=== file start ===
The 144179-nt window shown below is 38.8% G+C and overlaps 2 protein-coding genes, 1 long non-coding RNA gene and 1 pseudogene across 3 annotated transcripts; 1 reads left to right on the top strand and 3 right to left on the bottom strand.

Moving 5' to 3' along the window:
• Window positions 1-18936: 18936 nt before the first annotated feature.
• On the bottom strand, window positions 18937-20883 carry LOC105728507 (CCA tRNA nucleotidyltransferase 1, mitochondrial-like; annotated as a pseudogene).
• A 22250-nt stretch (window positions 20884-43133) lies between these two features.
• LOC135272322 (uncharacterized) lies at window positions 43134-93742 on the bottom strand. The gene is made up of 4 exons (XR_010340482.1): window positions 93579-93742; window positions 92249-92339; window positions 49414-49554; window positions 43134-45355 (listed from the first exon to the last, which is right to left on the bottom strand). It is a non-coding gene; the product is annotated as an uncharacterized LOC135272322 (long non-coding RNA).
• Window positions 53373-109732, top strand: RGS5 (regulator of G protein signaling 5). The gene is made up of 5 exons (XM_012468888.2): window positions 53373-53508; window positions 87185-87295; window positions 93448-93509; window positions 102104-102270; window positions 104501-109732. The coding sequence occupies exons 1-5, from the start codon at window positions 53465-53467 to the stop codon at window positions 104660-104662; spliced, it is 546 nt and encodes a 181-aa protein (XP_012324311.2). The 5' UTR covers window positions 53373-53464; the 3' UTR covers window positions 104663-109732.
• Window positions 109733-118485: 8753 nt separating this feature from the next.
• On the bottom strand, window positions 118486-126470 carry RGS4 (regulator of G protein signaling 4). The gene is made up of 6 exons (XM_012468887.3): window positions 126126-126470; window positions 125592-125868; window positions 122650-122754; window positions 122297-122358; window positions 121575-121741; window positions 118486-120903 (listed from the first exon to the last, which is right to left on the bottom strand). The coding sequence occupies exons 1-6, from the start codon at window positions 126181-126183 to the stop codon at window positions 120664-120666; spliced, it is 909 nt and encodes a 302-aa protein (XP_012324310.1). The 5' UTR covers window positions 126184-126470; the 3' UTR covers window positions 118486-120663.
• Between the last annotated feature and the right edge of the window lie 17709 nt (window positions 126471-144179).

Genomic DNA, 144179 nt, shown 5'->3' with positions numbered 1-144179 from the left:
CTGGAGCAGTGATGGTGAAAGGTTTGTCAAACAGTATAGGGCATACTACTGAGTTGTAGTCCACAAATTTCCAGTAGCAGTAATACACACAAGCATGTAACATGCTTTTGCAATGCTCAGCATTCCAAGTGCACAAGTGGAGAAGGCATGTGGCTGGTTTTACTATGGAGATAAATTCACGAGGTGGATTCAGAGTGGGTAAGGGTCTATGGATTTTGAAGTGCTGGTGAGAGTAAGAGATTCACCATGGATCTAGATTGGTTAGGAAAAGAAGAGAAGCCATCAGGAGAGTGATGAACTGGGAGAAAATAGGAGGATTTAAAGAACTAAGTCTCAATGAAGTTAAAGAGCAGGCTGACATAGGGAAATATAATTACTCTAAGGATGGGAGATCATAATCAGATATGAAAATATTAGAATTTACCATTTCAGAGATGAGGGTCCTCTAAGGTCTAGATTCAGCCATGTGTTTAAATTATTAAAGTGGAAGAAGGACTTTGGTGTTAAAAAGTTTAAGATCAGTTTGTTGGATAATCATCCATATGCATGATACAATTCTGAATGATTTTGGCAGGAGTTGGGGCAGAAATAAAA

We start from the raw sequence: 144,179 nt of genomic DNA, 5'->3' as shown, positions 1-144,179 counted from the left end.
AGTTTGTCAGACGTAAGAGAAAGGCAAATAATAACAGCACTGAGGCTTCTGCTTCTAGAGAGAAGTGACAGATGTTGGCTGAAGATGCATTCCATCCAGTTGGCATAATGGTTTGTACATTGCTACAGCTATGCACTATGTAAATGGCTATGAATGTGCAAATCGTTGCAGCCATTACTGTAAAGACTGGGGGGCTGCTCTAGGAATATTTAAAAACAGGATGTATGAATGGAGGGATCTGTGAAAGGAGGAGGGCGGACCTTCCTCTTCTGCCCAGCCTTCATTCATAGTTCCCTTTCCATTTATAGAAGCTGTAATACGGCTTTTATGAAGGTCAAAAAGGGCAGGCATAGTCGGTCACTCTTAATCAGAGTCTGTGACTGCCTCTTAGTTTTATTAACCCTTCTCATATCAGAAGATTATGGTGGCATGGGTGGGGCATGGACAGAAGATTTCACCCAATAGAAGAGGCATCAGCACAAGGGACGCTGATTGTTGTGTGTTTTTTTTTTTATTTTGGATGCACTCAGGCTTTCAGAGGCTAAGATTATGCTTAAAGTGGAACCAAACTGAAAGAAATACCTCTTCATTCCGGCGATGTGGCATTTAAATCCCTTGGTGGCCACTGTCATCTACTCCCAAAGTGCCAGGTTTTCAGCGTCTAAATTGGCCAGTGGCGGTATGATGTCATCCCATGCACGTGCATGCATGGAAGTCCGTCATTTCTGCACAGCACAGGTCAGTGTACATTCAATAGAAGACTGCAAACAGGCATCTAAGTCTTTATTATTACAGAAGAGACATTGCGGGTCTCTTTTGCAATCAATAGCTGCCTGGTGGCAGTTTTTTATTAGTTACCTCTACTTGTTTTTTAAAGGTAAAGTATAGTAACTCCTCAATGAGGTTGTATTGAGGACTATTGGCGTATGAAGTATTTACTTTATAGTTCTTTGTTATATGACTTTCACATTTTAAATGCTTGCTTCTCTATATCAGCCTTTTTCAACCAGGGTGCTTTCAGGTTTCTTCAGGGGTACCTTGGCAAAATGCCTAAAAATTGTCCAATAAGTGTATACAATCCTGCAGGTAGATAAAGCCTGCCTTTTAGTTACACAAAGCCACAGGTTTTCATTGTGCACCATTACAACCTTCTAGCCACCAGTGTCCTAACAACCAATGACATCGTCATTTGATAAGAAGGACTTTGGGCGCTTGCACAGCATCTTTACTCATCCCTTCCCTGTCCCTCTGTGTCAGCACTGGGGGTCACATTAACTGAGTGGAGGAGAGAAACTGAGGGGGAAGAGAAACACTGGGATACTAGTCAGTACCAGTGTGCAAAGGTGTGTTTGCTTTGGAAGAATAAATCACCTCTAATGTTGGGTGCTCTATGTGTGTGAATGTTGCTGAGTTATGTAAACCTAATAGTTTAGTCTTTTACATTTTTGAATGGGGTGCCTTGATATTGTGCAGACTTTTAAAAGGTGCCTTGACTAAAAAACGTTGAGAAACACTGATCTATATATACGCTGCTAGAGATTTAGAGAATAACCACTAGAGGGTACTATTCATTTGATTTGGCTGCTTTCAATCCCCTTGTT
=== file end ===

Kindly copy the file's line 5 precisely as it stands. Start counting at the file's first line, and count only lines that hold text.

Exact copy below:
• A 22250-nt stretch (window positions 20884-43133) lies between these two features.